The House of Representatives has highlighted its reasons for considering the scrapping of the National Youth Service Corps (NYSC), forty-eight years after its establishment.
The Bill sponsored by Mr. Awaji-Inombek Abiante, in the explanatory memorandum of the proposal, listed the various reasons why the NYSC should be scrapped.
While delivering his speech, he said;
“This bill seeks to repeal Section 315(5)(a) of the Constitution of the Federal Republic of Nigeria, 1999, (as amended) on the following grounds:
“Incessant killing of innocent corps members in some parts of the country due to banditry, religious extremism, and ethnic violence; incessant kidnapping of innocent corps members across the country;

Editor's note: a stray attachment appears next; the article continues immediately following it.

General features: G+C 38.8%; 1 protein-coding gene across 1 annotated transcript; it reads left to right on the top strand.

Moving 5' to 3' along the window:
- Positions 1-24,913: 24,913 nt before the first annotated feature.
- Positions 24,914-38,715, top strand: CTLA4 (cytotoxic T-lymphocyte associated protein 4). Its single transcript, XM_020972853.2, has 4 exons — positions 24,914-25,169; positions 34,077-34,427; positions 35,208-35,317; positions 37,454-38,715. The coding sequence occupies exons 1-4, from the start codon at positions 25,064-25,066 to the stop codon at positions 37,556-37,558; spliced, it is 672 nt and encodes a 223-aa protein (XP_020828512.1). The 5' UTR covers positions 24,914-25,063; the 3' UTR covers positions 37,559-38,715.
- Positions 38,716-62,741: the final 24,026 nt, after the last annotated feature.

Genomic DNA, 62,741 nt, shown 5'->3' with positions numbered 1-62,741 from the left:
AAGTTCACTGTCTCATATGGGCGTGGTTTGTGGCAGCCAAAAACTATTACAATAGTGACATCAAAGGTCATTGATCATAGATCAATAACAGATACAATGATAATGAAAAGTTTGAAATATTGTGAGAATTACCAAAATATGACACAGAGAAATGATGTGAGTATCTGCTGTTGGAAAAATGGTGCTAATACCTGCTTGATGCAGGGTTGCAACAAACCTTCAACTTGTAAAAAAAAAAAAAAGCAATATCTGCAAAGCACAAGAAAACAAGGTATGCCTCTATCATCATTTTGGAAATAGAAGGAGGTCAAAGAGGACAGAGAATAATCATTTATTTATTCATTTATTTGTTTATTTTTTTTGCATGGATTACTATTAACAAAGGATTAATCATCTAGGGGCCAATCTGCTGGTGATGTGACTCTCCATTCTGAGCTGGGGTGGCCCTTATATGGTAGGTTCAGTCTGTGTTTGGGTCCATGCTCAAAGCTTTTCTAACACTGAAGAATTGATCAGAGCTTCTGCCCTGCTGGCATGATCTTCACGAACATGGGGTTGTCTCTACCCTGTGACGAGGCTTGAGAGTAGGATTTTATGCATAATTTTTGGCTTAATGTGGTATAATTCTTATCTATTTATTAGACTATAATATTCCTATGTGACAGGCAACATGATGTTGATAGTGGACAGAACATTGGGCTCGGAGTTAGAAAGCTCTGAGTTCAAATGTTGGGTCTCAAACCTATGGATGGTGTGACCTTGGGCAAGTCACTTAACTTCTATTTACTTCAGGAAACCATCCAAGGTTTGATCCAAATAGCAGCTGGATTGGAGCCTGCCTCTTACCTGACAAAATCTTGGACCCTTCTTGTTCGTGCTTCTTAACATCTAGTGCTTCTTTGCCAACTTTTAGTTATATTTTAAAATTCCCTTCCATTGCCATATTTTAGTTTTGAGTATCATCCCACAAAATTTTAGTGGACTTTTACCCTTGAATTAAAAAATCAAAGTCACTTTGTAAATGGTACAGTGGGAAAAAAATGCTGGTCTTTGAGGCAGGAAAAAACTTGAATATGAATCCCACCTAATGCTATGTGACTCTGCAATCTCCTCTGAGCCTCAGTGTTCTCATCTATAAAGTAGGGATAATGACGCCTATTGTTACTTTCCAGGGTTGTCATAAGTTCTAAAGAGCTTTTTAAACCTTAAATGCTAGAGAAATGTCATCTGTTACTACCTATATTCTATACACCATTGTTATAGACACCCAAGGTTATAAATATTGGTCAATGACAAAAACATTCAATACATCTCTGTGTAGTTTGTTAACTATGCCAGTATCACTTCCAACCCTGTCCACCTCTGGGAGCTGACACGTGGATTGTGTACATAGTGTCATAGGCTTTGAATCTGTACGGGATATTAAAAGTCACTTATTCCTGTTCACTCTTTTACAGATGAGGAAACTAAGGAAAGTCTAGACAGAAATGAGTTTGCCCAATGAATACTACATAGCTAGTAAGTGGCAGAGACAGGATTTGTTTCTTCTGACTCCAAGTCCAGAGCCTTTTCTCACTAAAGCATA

“Public and private agencies/departments are no longer recruiting able and qualified Nigerian youths, thus relying heavily on the availability of corps members who are not being well remunerated and get discarded with impunity at the end of their service year without any hope of being gainfully employed;
“Due to insecurity across the country, the National Youth Service Corps management now gives consideration to posting corps members to their geopolitical zone, thus defeating one of the objectives of setting up the service corps, i.e. developing common ties among the Nigerian youths and promote national unity and integration.”
Meanwhile, the Constitution of the Federal Republic of Nigeria Alteration Bill, 2020, which is seeking to repeal the NYSC Act, is billed for the second reading.
Recall that the NYSC was designed in the aftermath of the Nigerian civil war by General Yakubu Gowon in 1973 to promote the 3R principles (Reconstruction, Rehabilitation, and Reconciliation).
The scheme is presently faced with increasing challenges ranging from insecurity to shrinking funding, which has resulted in many people clamoring for it to be scrapped, arguing that it has outlived its usefulness